Case Studies

Connecting the world

Everybody’s heard of Internet2, the network consortium that connects universities and research communities across the USA. Less have heard of Ankabut, the UAE equivalent of Internet2, which is not only connecting university campuses nationally and internationally, but believes the collaboration will lead to a stark increase in research excellence from the Middle East. Ben Rossi writes.

August 7th 2006 was quite a momentous occasion for education in the UAE. It marked the day when a memorandum of understanding (MoU) was signed by the Institute of Applied Technology, Khalifa University, United Arab Emirates University, Zayed University and the Higher Colleges of Technology to establish a consortium for a UAE research and education network. That network would be called Ankabut.

The idea was to provide a global private network to connect all those universities that join.

The work wasn’t done, however. A few months later another MoU was signed between Ankabut and Internet2, the USA’s NREN (national research and education network), to provide Ankabut’s connection internationally. That connection was eventually established in October 2008.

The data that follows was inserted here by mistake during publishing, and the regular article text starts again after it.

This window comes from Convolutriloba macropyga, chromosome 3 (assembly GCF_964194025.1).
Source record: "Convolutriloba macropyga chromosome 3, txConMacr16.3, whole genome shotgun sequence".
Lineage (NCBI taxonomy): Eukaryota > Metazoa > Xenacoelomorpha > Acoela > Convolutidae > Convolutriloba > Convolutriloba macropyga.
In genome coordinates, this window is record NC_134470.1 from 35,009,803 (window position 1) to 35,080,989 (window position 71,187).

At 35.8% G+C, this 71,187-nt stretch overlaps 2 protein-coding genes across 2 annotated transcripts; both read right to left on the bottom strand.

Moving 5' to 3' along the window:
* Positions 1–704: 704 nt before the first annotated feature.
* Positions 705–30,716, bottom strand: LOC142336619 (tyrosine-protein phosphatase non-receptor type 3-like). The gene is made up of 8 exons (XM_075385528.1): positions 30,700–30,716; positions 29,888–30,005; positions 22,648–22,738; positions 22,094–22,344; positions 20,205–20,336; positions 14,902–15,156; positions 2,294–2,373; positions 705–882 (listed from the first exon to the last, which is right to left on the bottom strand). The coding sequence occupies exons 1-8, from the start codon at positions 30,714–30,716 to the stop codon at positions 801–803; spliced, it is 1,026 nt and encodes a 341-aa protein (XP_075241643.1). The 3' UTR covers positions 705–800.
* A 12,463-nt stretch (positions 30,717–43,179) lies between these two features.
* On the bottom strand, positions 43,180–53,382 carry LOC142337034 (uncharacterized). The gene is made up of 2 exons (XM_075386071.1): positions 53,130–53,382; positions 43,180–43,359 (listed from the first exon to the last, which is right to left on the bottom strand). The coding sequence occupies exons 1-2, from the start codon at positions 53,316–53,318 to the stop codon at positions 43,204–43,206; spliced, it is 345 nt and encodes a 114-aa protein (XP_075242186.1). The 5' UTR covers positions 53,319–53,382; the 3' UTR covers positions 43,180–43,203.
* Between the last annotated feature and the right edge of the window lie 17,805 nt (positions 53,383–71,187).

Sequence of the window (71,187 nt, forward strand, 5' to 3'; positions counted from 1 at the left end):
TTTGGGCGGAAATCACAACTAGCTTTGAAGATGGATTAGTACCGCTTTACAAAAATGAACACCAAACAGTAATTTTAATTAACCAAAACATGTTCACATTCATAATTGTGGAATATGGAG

Perhaps the most important dates of all though came in 2009. First in April, when an agreement was signed between the ICT Fund and Khalifa University to fund the Ankabut project. And then in July, when another agreement was signed between Khalifa University and Etisalat to build a new NREN in the UAE.

Finally, on June 17th 2010, the Higher Colleges of Technology and Zayed University became the first universities to connect to the network. Ankabut was born.

Two years on and there are now 20 universities connected to the Ankabut network for 56 campuses.

However, it wasn’t all smooth sailing, says Dr. Steven Winstanley, COO at Ankabut.

“People here in the UAE didn’t really understand what NRENs were about, so the uptake wasn’t massive in the beginning of the project,” he says.

“We’re trying to push the boundaries of networking here in the UAE. We’re the GCC’s first dual stack network, so we offer IPv6 from the network all the way around all the other NRENs around the world,” he adds.

So what exactly does the Ankabut offer universities that they haven’t already got?